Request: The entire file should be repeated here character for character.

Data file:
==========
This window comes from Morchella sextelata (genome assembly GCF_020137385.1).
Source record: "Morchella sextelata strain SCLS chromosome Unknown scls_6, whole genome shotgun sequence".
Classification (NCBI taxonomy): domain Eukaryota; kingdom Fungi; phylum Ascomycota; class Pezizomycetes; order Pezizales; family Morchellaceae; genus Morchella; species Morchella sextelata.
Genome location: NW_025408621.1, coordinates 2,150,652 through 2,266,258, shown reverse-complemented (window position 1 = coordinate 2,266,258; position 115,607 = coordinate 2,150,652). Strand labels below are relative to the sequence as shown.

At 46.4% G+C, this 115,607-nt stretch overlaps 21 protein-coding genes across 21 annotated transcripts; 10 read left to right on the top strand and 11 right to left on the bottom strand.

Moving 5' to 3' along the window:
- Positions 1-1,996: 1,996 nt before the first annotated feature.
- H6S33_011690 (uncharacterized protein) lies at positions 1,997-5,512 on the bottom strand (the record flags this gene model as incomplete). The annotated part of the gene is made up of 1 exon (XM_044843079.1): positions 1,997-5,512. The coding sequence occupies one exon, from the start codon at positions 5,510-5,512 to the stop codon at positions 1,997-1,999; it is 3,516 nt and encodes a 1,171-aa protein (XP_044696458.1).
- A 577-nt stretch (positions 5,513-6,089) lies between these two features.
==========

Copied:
This window comes from Morchella sextelata (genome assembly GCF_020137385.1).
Source record: "Morchella sextelata strain SCLS chromosome Unknown scls_6, whole genome shotgun sequence".
Classification (NCBI taxonomy): domain Eukaryota; kingdom Fungi; phylum Ascomycota; class Pezizomycetes; order Pezizales; family Morchellaceae; genus Morchella; species Morchella sextelata.
Genome location: NW_025408621.1, coordinates 2,150,652 through 2,266,258, shown reverse-complemented (window position 1 = coordinate 2,266,258; position 115,607 = coordinate 2,150,652). Strand labels below are relative to the sequence as shown.

At 46.4% G+C, this 115,607-nt stretch overlaps 21 protein-coding genes across 21 annotated transcripts; 10 read left to right on the top strand and 11 right to left on the bottom strand.

Moving 5' to 3' along the window:
- Positions 1-1,996: 1,996 nt before the first annotated feature.
- H6S33_011690 (uncharacterized protein) lies at positions 1,997-5,512 on the bottom strand (the record flags this gene model as incomplete). The annotated part of the gene is made up of 1 exon (XM_044843079.1): positions 1,997-5,512. The coding sequence occupies one exon, from the start codon at positions 5,510-5,512 to the stop codon at positions 1,997-1,999; it is 3,516 nt and encodes a 1,171-aa protein (XP_044696458.1).
- A 577-nt stretch (positions 5,513-6,089) lies between these two features.